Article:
Fermented foods are having a moment – fermented food consumption increased 149% in 2018. From kimchi to kombucha to miso paste, consumers are demanding more fermentation in their lives.
While fermented foods do take some getting used to, there are numerous benefits of fermented foods, which have become public knowledge within the last decade or so. Eden Foods reviews more about the benefits of fermented foods below.
The Fermentation Process
Fermentation has been around since humans started preserving the milk of animals (around 10,000 BC). When put in the right climate, milk ferments and becomes yogurt, which was first documented in North Africa. Historians have also found evidence of fermentation from neolithic China and ancient Egypt.
What exactly is fermentation though? According to Eden Foods, fermentation is the “transformation and preservation of food by bacteria.” When certain conditions are met (such as temperature and light), it kickstarts a bacterial reaction that results in the fermentation of food.
Beneficial For Human Gut Bacteria
One of the biggest, and most talked about, benefits of fermented food are the benefits to the human gut biome. The stomach is an amazing organ and contains ten times more bacteria than the number of human cells.
The stomach bacteria work to break down food, process the nutrients, and discard any unnecessary materials. Fermented foods provide some important bacteria that help with these processes.
Many products nowadays are labeled as probiotic, but it is more than just a buzzword. They provide microorganisms that benefit gut health. When consumed, probiotics help digest food and destroy bad bacteria. They are similar to the bacteria that can already be found in the gut, so they work together well.
There have been some studies that show that probiotics can influence the immune system and actually help fend off disease. There is no definitive proof of this but it’s exciting as more research is being done.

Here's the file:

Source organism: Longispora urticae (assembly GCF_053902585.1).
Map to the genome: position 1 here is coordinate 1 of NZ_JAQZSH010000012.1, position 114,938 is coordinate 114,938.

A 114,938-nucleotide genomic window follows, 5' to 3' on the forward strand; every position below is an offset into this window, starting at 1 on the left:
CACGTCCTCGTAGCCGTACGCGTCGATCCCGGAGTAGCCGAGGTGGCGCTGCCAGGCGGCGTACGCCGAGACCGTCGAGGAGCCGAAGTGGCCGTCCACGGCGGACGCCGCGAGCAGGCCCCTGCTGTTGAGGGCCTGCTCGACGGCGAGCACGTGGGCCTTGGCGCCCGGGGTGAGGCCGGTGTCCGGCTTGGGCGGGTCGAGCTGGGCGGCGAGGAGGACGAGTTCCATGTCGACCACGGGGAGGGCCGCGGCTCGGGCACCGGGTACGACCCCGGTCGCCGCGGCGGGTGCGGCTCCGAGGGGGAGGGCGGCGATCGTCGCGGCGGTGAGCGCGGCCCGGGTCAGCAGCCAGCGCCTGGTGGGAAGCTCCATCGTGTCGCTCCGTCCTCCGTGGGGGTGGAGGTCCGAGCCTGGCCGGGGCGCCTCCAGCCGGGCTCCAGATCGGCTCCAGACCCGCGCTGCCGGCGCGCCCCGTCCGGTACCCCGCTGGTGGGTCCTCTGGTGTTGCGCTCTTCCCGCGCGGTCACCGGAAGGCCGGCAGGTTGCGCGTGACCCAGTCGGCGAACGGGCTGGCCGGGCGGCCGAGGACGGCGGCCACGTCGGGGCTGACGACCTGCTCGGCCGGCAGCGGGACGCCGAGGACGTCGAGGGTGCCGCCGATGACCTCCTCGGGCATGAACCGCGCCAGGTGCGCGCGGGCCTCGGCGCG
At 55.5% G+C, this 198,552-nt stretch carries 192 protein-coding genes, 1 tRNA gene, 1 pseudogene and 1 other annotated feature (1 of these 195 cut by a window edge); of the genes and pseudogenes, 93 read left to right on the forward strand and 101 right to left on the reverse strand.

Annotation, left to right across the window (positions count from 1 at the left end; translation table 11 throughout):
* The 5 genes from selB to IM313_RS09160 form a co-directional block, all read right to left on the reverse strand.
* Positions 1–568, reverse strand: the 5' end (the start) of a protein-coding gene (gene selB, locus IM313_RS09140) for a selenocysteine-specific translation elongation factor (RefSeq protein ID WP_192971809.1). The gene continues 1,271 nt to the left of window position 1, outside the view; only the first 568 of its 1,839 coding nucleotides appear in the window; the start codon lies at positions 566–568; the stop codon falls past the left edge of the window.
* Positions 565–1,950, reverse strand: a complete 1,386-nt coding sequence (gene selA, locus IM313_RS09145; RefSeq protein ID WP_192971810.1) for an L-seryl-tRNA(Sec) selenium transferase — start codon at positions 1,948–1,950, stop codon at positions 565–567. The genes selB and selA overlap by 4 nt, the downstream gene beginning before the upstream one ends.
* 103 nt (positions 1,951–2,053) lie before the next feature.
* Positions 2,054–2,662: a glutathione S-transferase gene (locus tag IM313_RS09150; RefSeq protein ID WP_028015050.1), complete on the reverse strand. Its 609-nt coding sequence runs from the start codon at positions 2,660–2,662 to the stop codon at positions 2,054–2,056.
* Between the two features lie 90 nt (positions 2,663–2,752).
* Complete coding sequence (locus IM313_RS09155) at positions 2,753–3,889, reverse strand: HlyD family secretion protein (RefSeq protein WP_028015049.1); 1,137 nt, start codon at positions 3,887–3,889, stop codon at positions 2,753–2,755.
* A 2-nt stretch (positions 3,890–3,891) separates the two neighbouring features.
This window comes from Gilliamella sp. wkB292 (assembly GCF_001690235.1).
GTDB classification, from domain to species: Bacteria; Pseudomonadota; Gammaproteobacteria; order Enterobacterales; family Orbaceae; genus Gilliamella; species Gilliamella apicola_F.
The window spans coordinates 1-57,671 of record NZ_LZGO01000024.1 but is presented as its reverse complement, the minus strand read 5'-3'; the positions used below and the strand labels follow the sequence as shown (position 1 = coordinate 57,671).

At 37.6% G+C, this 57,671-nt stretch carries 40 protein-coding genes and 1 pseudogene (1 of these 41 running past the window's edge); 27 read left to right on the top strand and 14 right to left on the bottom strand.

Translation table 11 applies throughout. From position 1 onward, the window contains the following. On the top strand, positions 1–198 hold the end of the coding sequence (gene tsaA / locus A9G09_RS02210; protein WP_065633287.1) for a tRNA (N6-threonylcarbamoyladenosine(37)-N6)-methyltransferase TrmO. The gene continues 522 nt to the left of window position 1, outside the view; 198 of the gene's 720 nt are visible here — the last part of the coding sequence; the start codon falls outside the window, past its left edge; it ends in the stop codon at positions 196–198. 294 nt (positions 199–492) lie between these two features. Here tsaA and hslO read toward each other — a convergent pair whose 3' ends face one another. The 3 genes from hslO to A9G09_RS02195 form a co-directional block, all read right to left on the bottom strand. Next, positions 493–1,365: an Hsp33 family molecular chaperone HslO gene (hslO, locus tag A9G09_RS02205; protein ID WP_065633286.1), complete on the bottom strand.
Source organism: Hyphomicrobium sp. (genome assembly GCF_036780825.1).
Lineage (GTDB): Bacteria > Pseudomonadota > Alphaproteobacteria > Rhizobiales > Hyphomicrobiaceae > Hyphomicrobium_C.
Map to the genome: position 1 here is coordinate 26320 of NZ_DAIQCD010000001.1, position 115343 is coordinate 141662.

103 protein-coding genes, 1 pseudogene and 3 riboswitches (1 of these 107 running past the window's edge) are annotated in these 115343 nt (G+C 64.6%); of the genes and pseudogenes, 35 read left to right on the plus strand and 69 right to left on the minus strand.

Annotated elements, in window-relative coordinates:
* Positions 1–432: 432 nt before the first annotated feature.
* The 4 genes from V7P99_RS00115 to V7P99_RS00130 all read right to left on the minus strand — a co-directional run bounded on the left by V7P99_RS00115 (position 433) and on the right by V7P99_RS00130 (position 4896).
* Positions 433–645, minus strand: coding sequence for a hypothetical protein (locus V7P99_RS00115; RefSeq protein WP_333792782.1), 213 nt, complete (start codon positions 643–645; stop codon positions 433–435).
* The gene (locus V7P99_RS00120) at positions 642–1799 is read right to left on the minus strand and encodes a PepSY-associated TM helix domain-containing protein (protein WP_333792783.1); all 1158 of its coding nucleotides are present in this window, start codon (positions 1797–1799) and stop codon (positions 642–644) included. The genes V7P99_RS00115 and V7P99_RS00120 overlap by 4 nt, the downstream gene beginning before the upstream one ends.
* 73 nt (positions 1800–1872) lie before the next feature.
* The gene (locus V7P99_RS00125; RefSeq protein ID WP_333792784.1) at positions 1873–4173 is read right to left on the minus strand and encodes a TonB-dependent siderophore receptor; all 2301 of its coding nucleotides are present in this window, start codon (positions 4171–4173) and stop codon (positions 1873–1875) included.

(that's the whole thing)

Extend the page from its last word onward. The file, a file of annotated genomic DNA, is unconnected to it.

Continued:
Prebiotics, on the other hand, are food compounds that help the beneficial gut bacteria multiply. They are made up of fructans, galatans, inulins, and other helpful materials. Prebiotics do not break down while going through the intestines, so they end up fermenting in the large intestine. While this might sound harmful, it actually provides fuel for beneficial bacteria.
One benefit that has become more popularized in recent years is that prebiotics increases the feeling of fullness and is good for weight management. Some popular prebiotics include garlic, onions, asparagus, and bananas.
Antibiotics are used by many medical professionals to treat bacterial infections. The issue? Antibiotics ravage the gut biome and can cause serious damage to the beneficial bacteria. Eating more fermented foods can help build back the bacteria and counteract the harmful effects of antibiotics.
Assists With Vitamin Production
Another benefit of eating more fermented foods is that it helps with the production of certain vitamins. All human bodies need specific vitamins to function normally and sometimes it’s hard to get them with just food alone, especially for people that are vegetarians or vegans.
Fermented foods can help synthesize a lot of the B vitamins, including vitamin B1, B2, B3, B5, B6, B12, and vitamin K.